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Dodgers: Dave Roberts Not All-In on Home Field Advantage

“Home-field is huge, to try to obtain it at any cost, that’s a bigger discussion.”

Dave Roberts smiles in the Dodger Stadium dugout.

Right now, the Los Angeles are in a dogfight to maintain home-field advantage throughout the MLB playoffs. While a couple games separate them and the Atlanta Braves, how important is it to the man leading the Dodgers to secure the right to play the most games at Dodger Stadium?

Indeed, Bill Plunkett of the OC Register talked with Dodgers’ manager Dave Roberts about this subject. While it’s important to Roberts – and it should be – the skipper says it’s not absolutely paramount. And let’s not forget, he’s talked about it before.

First, Roberts appreciates the edge that home-field advantage provides for his club. Still, he realizes that it’s not the end-all. For instance, the Dodgers did not have home-field in 2018 when they were forced to beat Milwaukee in a game seven on the road of the NLCS.

“Home-field (advantage) is huge,” Dodgers manager Dave Roberts said. “To try to obtain it at any cost, that’s a bigger discussion. But it’s at the forefront of all our minds to have home-field advantage, 100 percent.”

Equally important – Roberts says the Dodgers will run full-throttle at the goal – but not jeopardize final success.

“I think it’s certainly very important considering how we’ve played at home,” he said, mindful of the Dodgers’ 56-20 record at home (second in the majors to the Astros’ 56-19 (going into their game Thursday). “But there’s still a cost in everything, and I think the main thing is keeping guys healthy, keeping guys sharp, and not trying to ‘red line’ just to win by any means necessary. If we play to our potential, that should take care of itself.”

Obviously, if the Dodgers can just be a few games better than the Atlanta Braves, Houston Astros and New York Yankees from here forward; they’ll achieve the short-term goal. Still – if things don’t bounce their way on complete home-field – nothing is conceded in regards to winning it all.

Finally, how much weight do you put on the importance of playing at home in October?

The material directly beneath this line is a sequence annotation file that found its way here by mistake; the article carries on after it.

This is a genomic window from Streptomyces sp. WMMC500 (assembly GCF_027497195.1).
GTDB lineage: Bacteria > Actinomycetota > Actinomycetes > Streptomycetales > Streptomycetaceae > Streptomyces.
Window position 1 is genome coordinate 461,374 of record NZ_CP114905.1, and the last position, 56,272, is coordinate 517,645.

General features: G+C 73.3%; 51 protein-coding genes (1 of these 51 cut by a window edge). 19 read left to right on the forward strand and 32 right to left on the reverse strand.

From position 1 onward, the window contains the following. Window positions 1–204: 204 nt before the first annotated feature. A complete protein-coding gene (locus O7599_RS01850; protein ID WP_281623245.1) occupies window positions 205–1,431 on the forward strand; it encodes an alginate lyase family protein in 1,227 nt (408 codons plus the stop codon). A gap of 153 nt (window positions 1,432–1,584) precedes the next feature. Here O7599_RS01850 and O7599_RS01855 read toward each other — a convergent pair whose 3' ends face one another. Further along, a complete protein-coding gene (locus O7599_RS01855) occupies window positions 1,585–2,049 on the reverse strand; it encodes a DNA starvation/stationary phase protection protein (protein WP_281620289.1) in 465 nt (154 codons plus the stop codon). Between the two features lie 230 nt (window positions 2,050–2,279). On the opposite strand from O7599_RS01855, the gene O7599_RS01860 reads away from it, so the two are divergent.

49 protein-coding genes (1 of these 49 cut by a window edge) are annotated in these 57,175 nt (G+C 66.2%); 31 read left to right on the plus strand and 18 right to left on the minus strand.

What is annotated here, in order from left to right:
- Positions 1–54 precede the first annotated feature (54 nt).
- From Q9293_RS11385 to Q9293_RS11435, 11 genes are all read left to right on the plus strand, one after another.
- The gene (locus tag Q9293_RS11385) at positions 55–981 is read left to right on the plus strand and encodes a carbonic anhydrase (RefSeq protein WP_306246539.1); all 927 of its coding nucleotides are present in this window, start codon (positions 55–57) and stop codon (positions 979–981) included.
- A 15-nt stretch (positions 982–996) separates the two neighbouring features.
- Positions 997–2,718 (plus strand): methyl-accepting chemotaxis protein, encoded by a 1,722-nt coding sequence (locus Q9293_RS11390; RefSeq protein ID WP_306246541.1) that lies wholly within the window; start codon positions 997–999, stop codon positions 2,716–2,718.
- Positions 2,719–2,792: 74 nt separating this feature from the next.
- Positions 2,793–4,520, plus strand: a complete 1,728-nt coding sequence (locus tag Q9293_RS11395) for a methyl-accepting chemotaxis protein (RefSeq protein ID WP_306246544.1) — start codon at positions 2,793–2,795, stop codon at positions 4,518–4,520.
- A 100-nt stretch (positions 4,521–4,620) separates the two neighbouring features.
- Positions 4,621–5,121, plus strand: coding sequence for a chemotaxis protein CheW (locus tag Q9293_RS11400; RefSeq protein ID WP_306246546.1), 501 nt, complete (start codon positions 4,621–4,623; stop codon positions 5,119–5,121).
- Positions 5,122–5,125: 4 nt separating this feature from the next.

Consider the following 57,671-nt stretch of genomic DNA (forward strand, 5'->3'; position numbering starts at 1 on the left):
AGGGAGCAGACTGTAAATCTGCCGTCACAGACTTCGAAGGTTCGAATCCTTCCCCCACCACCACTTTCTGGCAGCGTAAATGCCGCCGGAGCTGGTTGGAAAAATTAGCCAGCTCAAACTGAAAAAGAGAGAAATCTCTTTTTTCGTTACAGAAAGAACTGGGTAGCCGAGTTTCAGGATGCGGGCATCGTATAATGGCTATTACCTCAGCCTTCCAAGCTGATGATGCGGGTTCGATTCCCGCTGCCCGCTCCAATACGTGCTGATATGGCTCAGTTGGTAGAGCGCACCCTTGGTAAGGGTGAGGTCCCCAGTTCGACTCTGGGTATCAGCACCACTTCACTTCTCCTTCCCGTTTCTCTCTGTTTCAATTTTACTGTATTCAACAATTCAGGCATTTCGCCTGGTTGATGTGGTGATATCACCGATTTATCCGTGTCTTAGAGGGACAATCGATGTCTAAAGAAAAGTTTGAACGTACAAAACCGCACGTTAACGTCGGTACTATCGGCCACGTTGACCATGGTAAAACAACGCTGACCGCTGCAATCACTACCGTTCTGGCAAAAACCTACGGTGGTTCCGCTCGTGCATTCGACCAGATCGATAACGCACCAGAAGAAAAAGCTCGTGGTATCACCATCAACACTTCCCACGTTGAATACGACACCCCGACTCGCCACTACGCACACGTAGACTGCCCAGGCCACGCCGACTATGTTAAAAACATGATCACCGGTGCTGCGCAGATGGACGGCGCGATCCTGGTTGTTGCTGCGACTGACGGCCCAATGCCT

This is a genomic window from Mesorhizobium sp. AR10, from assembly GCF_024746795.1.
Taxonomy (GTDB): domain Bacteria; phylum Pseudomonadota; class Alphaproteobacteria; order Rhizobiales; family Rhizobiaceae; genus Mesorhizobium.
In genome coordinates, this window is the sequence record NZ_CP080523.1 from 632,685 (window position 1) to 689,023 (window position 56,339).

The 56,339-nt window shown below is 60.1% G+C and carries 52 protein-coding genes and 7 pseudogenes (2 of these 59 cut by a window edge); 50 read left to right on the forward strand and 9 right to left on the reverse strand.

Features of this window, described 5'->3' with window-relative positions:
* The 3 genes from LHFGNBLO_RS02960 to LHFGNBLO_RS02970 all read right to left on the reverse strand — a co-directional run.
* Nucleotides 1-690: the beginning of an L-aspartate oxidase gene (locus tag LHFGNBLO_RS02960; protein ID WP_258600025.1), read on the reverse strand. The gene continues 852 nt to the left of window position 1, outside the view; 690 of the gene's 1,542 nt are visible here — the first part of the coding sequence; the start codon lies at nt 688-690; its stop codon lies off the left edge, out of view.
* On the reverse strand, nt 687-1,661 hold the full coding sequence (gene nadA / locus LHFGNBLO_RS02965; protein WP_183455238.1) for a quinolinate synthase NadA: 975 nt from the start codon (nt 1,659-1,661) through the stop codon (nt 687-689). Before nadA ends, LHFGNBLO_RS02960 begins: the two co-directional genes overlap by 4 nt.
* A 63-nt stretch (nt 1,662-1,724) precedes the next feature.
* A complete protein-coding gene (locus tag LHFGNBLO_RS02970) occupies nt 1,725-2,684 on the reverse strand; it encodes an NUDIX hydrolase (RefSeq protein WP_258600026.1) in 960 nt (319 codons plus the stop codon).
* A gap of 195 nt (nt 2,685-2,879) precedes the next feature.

Written by Clint Evans

Clint lives in Ohio, and played collegiate baseball. He loves the Dodgers due to his first memories of Chavez Ravine when he was nine years old. The voice of Vin Scully has been a staple in his life since he was a kid. No amount of baseball talk is ever enough, and he wishes the regular season was year round. He has written about baseball online since 2007.

9 Comments

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  1. I’ve been thinking about the possibility of not having the home field advantage should the Dodgers again reach the World Series. With their pitching and offensive depth as well as defensive flexibility and versatility, the stats, analytics and match-ups might favor the Dodgers when using the DH. If that be the case, without the home field advantage, they would have the DH advantage in Game #1 and #2 and then the home field advantage in Games #3 through #5 when their AL opponent does not have the DH..

    • Still need homefield in the NL though which isn’t locked up yet. You got a point about the World Series

  2. Before we clinched i said that the Dodgers wont go after or worry about the best record for home field advantage, that doesn’t mean i don’t think it would help i just believed the Dodgers would be more focused on getting guys healthy and playoff ready and willing to lose games then be focused on the record to secure home field which i think is a better idea.

    • Crapshoot is an excuse and no pro athlete buys into the crapshoot mindset. Ask any of them especially a World Series champion

  3. During the NL playoffs I would love home field advantage. A good point is made about the DH in the World Series. But, if it’s the Yankees do you want to play 4 games in the Bronx Zoo! That’s IF we make ii that far.

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